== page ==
Wes Anderson’s highly acclaimed Moonrise Kingdom is a beautiful example of the director’s unique approach to filmmaking and storytelling. LOOK Effects worked closely with Anderson to deliver the wonderful aged, nostalgic ’60s look of his film, which made its debut at this year’s Cannes Film Festival.
LOOK Effects has offices in Los Angeles, New York and Vancouver, and has also worked with Anderson in the past to deliver effects shots on both The Life Aquatic and The Darjeerling Limited.
Although Moonrise Kingdom is not an effects-driven film, the visual effects play a key part in telling the story. The film is another nod to the era of French New Wave cinema that Anderson so openly admires. Departing from his recent track record of family tragicomedies like Darjeerling and The Royal Tenenbaums, Moonrise Kingdom tells the story of two 12-year-olds who fall in love, make a secret pact and run away together into the wilderness. It is told through the eyes of the young boy and is set on the fantastical island of New Penzance, off the coast of New England in the summer of 1965. It stars Edward Norton, Bill Murray, Bruce Willis, Frances McDormand, Tilda Swinton and Jason Schwartzman.
The film’s 1960s look was initially expertly crafted on set by the production design team. The visual effects department at LOOK was then given the task of matching that aesthetic and keeping the necessary level of realism. The artists on Moonrise Kingdom were led by VFX Supervisor Dan Schrecker. In total the team completed over 200 shots on the film.
Dan has been at LOOK Effects since 2008, when he joined up to supervise work on the US version of the hit television series Life on Mars. He works out of the Brooklyn, New York, office, which has grown from three people back when he started to about 20 people today. The team there has completed work on films such as Black Swan and Limitless. Before joining LOOK Effects, Dan owned and operated Amoeba Proteus, a boutique shop in New York that was formed to complete VFX shots for Darren Aronofsky’s Requiem For A Dream.
Dan explains: “On the surface, the Moonrise Kingdom project wasn’t much different than any other picture. However, Wes has a really unique style and extreme attention to detail. He isn’t too keen on digital effects so it was important to ground things in practical elements. To do this we actually used miniatures, shot elements and avoided CG as much as we could. This put the emphasis on compositing, and NUKE was our tool of choice.”
While the team’s direct contact with Anderson was fairly limited, they worked very closely with Jeremy Dawson, the film’s producer and editor, Andrew Weisblum. The two of them acted as the team’s main conduits to Wes.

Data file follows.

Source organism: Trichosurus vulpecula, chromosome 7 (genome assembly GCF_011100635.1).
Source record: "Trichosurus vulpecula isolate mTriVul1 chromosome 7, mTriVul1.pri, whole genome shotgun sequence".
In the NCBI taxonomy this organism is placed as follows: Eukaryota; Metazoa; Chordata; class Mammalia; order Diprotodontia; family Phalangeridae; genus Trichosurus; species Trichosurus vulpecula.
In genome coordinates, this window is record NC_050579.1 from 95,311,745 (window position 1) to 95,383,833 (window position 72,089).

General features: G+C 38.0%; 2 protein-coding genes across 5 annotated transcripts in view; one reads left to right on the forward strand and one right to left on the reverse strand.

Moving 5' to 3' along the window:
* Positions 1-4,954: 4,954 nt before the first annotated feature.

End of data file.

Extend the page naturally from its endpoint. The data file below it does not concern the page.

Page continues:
“As there wasn’t a lot of CG on the show, as I said, it was mainly a compositing job. The big challenges came around incorporating all of the different sources we collected into a cohesive whole, especially as certain sequences evolved during the post process. While Wes isn’t a big fan of digital creation, he is fully aware of what is possible and turned to us to help augment the shot materials so he could achieve what he was going for.”
A good example to highlight this is a miniature tent that was built for the big flood sequence towards the end of the film. Dan comments: “Once completed, Wes decided that he liked the look of the miniature tent more than the full scale practical one that was shot during principle photography. As a result we ended up completely replacing the full size tent for a number of shots.”
Dan and the team used NUKE exclusively on the project. “NUKE was very good at helping us make sure sequences were consistent,” says Dan. “It’s easy to put work side-by-side using the wipe in the viewer, and to share settings because of the node-based system. Manipulating matte work was easy for sky replacements over hair and people because of this. In addition, working in a node-based software allowed for easier organisation and copying of files for use with similar shots in a sequence.”
Some of the main features of NUKE used on Moonrise Kingdom were keying nodes such as IBK and Keylight, grid and spline warp, camera tracker, and time remapping.”
Rising to the Challenge
“Since the movie was filmed on rather grainy 16mm camera, pulling a key was a bit of a challenge,” notes Dan. “The most troublesome shots were the ones with practical rain in front of green screen. That gave us a lot of headaches while trying to get good-looking edges. Only by combining several keying nodes and techniques in NUKE did we achieve a successful result.”
Another one of the trickiest shots was a wire removal on a moving dolly shot. “NUKE’s ability to project a dozen cleaned up frames as 3D cards shortened the time artists had to spend by many hours.”
The artists at LOOK Effects rate NUKE as a much more efficient and enjoyable program compared to others. They also think that The Foundry has done a great job of swiftly becoming the industry standard in high-end post production studios. Dan concludes: “I am impressed with the speed of development and I am looking forward to new features that will make NUKE even more fun to work in.” Following its work on Moonrise Kingdom, LOOK Effects are currently finishing up work on Warm Bodies, a zombie movie directed by Jonathan Levine. They are also gearing up to start work on Darren Aronosfky’s Noah. “That should keep us busy for the next year or so!” says Dan.
Images © 2012 Focus Features. Courtesy LOOK Effects.